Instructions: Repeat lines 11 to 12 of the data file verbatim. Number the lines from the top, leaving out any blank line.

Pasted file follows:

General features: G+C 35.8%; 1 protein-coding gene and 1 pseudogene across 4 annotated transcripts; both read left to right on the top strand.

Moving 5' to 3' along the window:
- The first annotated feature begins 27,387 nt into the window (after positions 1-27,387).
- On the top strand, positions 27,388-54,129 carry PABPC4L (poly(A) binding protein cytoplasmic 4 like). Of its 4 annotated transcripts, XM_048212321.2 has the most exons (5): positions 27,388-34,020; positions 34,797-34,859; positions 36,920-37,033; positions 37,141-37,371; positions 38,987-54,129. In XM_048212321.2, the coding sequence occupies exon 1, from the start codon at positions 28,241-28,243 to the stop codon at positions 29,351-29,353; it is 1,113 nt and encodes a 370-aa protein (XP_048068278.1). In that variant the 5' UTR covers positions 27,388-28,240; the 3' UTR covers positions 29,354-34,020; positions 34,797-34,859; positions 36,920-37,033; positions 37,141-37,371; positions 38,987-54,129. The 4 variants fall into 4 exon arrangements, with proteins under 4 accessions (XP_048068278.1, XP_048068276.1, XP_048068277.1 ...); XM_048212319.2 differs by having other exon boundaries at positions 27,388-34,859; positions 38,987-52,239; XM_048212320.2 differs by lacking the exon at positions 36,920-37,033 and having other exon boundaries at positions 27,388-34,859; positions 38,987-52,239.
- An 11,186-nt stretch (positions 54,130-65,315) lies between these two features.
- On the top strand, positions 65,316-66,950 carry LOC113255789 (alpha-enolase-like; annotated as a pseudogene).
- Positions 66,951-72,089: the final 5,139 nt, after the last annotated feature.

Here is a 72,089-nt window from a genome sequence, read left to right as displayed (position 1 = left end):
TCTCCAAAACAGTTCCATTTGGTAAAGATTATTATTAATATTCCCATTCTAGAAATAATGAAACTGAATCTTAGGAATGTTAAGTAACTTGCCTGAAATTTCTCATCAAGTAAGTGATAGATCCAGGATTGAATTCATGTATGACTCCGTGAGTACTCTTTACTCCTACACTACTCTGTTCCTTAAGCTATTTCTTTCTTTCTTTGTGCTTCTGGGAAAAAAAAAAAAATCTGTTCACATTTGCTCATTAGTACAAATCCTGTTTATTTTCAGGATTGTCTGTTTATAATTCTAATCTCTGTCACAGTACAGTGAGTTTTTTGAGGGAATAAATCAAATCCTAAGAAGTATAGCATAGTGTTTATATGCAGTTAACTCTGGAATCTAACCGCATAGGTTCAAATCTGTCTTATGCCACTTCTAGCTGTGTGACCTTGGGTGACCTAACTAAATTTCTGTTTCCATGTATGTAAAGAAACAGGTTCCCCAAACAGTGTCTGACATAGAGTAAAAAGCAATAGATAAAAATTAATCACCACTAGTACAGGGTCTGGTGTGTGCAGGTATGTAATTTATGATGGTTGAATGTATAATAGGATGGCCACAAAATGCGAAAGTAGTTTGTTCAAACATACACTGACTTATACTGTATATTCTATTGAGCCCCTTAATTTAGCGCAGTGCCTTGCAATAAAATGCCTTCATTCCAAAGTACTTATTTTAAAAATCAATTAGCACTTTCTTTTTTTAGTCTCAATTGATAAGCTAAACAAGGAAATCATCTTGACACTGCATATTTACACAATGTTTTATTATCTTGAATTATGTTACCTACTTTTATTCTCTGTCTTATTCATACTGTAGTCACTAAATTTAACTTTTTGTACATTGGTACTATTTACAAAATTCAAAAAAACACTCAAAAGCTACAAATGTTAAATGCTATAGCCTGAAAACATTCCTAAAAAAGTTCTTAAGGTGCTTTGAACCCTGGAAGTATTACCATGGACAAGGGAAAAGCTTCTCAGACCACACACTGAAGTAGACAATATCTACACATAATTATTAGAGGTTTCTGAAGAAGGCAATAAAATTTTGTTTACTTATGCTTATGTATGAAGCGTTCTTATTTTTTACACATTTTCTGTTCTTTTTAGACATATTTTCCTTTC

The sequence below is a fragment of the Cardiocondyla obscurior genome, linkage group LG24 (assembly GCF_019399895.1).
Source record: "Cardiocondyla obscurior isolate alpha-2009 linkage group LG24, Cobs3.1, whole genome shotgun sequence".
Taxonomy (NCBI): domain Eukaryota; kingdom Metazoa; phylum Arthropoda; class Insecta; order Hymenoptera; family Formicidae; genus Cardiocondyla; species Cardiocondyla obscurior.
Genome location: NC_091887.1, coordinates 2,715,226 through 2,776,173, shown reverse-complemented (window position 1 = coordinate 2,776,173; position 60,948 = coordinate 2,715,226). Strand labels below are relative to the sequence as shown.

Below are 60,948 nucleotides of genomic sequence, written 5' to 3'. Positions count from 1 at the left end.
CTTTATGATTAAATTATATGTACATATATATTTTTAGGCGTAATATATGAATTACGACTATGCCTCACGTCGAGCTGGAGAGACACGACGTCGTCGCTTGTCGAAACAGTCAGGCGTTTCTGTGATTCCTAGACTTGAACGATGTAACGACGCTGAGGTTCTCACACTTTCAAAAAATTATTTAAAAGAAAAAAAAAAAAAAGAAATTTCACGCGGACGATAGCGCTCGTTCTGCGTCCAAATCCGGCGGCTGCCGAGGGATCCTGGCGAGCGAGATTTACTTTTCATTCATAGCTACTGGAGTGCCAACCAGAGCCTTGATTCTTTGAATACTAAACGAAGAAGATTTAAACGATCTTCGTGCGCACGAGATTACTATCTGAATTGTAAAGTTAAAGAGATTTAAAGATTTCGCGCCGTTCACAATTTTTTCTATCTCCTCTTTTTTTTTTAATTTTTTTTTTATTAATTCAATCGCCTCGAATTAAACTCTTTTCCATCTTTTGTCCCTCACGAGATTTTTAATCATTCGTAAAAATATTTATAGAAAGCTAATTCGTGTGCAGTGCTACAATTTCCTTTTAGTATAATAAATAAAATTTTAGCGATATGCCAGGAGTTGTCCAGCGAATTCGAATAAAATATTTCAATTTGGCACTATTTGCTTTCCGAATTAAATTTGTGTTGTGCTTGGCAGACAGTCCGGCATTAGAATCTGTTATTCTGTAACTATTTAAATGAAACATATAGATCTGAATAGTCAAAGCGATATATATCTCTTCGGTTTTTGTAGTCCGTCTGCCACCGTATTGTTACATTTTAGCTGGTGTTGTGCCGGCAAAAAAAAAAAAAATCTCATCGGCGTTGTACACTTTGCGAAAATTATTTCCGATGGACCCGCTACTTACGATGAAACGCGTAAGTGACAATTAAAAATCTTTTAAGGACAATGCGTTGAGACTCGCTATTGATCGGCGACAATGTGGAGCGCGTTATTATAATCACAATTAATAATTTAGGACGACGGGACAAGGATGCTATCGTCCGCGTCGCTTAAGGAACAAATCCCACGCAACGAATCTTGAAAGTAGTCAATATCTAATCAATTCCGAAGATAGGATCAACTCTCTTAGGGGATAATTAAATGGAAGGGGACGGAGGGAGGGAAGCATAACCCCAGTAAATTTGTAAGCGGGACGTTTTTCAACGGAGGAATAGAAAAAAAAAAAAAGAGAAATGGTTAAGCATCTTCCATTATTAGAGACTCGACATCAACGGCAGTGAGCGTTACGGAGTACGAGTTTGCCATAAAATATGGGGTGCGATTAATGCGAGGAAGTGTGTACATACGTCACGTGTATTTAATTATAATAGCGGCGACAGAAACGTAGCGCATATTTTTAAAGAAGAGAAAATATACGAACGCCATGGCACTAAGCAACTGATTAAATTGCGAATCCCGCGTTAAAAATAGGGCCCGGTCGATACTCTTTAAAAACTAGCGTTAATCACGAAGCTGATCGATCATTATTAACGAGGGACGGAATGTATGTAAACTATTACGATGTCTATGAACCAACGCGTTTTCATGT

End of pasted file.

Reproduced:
Source record: "Cardiocondyla obscurior isolate alpha-2009 linkage group LG24, Cobs3.1, whole genome shotgun sequence".
Taxonomy (NCBI): domain Eukaryota; kingdom Metazoa; phylum Arthropoda; class Insecta; order Hymenoptera; family Formicidae; genus Cardiocondyla; species Cardiocondyla obscurior.